Tuesday, November 22, 2016

Me’arat Hamachpela

By: HaRav Mordechai Greenberg
Rosh HaYeshiva, Kerem B'Yavneh

Chazal interpret “Me’arat Hamachpela” (the double-cave) in numerous ways: it is double in couples; it has a lower and upper chamber; G-d doubled Adam’s height and buried him there; the entrance to Gan Eden is there. What do these various interpretations have in common?

They further taught in Midrash Rabbah:

“She envisioned a field and bought it” (Mishlei 31:16) – [Sarah] envisioned and took the field of Machpela and was buried there, as it says, “Afterwards Avraham buried Sarah, his wife [in the cave of the field of Machpela].” (Bereishit 23:19)

Chazal state that Sarah died on account of the snake, i.e., that her death was not due to sin. Her burial is merely a matter of safekeeping until the resurrection, while she remains in her death as in her life, a perfect harmony of body and soul, with no need for separation. [The Ramchal and Nefesh Hachaim (1:6) explain that the primary purpose of burial is to separate between the body and soul, and through this man achieves his completion.] Therefore, her place of burial is in Me’arat Hamachpela, a cave that expresses the connection of the two worlds, since it stands at the doorway between this world and the next world. One who connects body and soul is fitting for the connection between this world and the next, and therefore his place is in this cave. Because of this, the patriarchs are called, “the sleepers of Hebron,” because the souls of those who are buried there are not separated from their bodies. They are like sleepers who await awakening in the future, and they are in Hebron, where the soul connects (mitchaber) with the body.

Sarah prepared this connection in her life. “When one-hundred years old she was as twenty, and when twenty as seven.” (Rashi) This is the meaning of “envisioning” the field in her lifetime; she prepared herself to be worthy of being buried there. Similarly, Avraham’s entire essence was unification:

“We have a small sister (achot).” – This is Avraham, as it says, “Avraham was one,” for he unified (icha) all the people of the world. Bar Kapara says, he mended (icha) the tear.

Chazal describe what happened from the times of Adam until Avraham. When Adam sinned, the Divine Presence rose away to the sixth heaven, and it continued to ascend until the seventh heaven. When Avraham came along, he lowered it one heaven, and so, too, Yiztchak and Yaakov, until Moshe came along and returned it to the world: “G-d descended upon Mt. Sinai.” (Shemot 19:20) In this way, Avraham mends the tear that Adam tore between heavan and earth, and unifies all the people of the world through deeds of kindness and hospitality. Just as he mended the tear between the upper realms and the lower ones, so, too, he merited to uncover the place which unifies heaven and earth.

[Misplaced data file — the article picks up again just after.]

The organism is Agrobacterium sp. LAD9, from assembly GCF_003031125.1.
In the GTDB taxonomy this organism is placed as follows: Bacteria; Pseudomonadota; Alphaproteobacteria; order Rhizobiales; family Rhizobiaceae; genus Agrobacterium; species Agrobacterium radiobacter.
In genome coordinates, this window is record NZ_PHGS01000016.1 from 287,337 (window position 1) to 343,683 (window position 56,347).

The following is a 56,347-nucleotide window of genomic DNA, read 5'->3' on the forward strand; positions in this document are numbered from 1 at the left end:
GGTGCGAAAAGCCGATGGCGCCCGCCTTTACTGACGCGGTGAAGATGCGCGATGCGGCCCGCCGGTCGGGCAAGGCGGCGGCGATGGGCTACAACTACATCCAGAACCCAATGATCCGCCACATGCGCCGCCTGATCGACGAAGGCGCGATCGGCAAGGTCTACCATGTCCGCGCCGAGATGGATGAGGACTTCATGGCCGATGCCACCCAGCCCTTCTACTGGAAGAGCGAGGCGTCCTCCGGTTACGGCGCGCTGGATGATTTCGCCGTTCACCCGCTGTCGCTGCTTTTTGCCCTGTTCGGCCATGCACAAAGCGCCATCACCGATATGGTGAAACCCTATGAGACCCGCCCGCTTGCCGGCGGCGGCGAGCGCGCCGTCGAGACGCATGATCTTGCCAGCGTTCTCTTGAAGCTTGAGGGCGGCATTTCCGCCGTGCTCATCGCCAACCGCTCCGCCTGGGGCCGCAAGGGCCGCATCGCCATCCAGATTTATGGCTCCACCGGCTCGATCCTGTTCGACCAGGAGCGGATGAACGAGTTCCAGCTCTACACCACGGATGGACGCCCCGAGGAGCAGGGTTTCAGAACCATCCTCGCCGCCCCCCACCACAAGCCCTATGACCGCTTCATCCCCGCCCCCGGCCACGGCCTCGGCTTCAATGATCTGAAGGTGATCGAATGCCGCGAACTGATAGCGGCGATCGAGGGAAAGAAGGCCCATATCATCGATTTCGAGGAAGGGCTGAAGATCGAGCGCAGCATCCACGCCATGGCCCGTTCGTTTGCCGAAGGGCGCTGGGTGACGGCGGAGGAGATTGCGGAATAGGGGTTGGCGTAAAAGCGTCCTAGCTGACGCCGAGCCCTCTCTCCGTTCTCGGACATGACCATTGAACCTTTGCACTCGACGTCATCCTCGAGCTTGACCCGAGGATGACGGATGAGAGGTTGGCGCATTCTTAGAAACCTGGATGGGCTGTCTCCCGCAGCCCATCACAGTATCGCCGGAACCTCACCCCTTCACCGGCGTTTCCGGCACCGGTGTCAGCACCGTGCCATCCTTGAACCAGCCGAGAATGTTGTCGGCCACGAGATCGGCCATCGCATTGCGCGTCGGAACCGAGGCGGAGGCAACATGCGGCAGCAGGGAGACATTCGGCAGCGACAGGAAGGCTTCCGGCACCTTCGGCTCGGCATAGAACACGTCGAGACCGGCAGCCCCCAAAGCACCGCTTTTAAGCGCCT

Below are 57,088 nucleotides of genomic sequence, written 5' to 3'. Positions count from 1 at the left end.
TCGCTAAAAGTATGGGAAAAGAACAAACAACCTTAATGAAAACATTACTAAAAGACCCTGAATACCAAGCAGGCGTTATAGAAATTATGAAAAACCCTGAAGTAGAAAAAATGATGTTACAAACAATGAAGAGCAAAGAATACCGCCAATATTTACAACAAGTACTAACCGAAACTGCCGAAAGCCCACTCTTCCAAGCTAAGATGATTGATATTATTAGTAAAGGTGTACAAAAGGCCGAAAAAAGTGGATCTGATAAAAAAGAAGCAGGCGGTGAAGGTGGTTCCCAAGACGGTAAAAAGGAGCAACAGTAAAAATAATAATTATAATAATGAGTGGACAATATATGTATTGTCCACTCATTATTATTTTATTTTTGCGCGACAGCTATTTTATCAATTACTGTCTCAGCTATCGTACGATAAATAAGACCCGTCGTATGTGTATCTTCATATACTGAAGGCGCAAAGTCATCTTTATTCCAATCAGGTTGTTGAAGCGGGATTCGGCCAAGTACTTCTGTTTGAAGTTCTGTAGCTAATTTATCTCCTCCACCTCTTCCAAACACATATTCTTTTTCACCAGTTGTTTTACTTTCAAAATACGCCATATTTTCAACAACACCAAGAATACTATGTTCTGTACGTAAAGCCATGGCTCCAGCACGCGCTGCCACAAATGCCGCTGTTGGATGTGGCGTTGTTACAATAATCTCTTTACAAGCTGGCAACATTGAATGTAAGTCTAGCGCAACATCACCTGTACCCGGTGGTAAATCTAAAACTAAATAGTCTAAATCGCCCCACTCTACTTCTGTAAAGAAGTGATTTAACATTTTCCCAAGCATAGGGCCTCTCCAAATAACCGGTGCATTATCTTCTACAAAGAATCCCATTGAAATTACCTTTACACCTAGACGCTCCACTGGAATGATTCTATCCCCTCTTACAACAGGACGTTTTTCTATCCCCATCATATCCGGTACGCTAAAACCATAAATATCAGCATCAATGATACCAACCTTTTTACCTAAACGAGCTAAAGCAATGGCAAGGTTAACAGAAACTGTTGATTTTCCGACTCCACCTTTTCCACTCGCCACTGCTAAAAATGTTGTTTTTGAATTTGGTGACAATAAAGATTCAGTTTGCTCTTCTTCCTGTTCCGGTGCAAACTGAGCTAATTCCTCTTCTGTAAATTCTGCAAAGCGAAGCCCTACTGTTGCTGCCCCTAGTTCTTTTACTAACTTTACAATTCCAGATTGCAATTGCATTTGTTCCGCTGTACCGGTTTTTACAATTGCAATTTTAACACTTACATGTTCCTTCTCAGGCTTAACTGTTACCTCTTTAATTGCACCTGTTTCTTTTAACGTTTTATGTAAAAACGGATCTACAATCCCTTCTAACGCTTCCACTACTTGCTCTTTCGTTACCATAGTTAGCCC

Adam was two-hundred cubits tall. The Maharal explains that the number one-hundred indicates perfection, and a height of two-hundred cubits indicates perfection of body and soul. However, when he sinned, his height was reduced, as it says, “You placed Your Hand (kapecha) upon me.” Kaf has the numerical value of one-hundred. G-d placed His Hand upon Adam and his height was reduced to one-hundred.

It says in the Zohar that when Avraham entered the cave to bury Sarah, Adam and Eve wanted to leave out of shame, but Avraham promised them that he would pray on their behalf, and they were calmed. This is what it says, “Afterwards Avraham buried et Sarah – this includes Eve,” that Eve’s burial was after Sarah’s. Only now did they find their peace. We now also understand why G-d doubled Adam’s height. When Adam sinned, his height was reduced to one-hundred, but after Avraham mended the tear, and rectified that which Adam ruined, his height returned, and once again his height was doubled to two-hundred at Me’arat Hamachpela

This is what we say in our prayers, “Bring us fully-upright (komemiut) to our Land.” Komemiut implies, “Like the two heights of Adam” (Sifrei Parshat Bechokotai) – the perfection of body and soul.

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